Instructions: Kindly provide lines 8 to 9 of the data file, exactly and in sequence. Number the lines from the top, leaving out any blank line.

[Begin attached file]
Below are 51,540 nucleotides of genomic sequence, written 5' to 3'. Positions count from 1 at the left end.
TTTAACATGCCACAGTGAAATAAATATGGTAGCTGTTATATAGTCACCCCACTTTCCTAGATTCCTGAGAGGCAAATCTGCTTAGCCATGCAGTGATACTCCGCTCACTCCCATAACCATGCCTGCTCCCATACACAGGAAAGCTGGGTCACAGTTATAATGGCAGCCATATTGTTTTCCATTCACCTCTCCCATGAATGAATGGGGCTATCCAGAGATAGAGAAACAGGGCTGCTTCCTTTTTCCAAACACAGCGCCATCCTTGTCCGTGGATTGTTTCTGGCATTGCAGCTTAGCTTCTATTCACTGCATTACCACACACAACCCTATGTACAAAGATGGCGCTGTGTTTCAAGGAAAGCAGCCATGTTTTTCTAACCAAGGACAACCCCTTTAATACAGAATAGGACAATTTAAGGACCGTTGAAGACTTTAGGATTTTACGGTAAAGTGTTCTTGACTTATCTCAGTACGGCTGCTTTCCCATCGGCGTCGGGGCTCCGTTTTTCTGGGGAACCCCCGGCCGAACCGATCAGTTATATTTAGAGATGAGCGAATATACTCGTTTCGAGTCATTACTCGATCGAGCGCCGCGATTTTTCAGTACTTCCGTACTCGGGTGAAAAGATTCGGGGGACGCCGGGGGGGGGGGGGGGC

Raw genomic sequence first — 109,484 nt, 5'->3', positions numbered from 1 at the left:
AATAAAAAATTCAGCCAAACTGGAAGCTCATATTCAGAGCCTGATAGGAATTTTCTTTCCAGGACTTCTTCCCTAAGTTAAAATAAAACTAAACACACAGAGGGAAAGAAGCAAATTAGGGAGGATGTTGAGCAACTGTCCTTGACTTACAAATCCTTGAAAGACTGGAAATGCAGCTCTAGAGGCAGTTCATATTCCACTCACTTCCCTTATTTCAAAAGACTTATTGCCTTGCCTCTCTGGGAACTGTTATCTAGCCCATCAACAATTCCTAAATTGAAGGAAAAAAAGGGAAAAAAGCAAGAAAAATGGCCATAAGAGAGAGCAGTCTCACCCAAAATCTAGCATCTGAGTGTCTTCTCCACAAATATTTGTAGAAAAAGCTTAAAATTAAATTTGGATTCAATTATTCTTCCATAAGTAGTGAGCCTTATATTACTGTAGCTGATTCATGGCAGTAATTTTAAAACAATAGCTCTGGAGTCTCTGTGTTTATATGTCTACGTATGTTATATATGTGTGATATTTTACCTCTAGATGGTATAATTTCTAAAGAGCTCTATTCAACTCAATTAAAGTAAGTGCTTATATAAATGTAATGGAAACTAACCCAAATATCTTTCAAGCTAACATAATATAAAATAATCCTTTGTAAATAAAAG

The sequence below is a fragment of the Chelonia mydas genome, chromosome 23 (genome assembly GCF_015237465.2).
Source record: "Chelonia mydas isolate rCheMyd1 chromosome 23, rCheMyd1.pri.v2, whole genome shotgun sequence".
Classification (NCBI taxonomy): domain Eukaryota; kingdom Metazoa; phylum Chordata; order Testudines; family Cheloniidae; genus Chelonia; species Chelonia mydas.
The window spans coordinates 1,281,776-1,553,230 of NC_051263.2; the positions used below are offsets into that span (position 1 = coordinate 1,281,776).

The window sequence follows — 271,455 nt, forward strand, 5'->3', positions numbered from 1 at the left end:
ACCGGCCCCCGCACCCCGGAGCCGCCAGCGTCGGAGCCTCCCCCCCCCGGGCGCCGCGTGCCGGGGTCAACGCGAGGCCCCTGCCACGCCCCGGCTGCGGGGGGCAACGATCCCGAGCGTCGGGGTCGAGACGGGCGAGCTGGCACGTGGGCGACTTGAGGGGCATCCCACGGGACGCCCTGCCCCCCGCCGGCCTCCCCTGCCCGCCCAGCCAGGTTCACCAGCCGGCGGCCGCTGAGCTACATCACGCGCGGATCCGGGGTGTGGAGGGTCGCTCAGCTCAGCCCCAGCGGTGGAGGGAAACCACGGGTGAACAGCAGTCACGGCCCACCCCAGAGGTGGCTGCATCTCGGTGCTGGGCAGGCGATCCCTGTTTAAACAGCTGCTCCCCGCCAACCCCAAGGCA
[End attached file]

The window spans coordinates 1,281,776-1,553,230 of NC_051263.2; the positions used below are offsets into that span (position 1 = coordinate 1,281,776).

The window sequence follows — 271,455 nt, forward strand, 5'->3', positions numbered from 1 at the left end: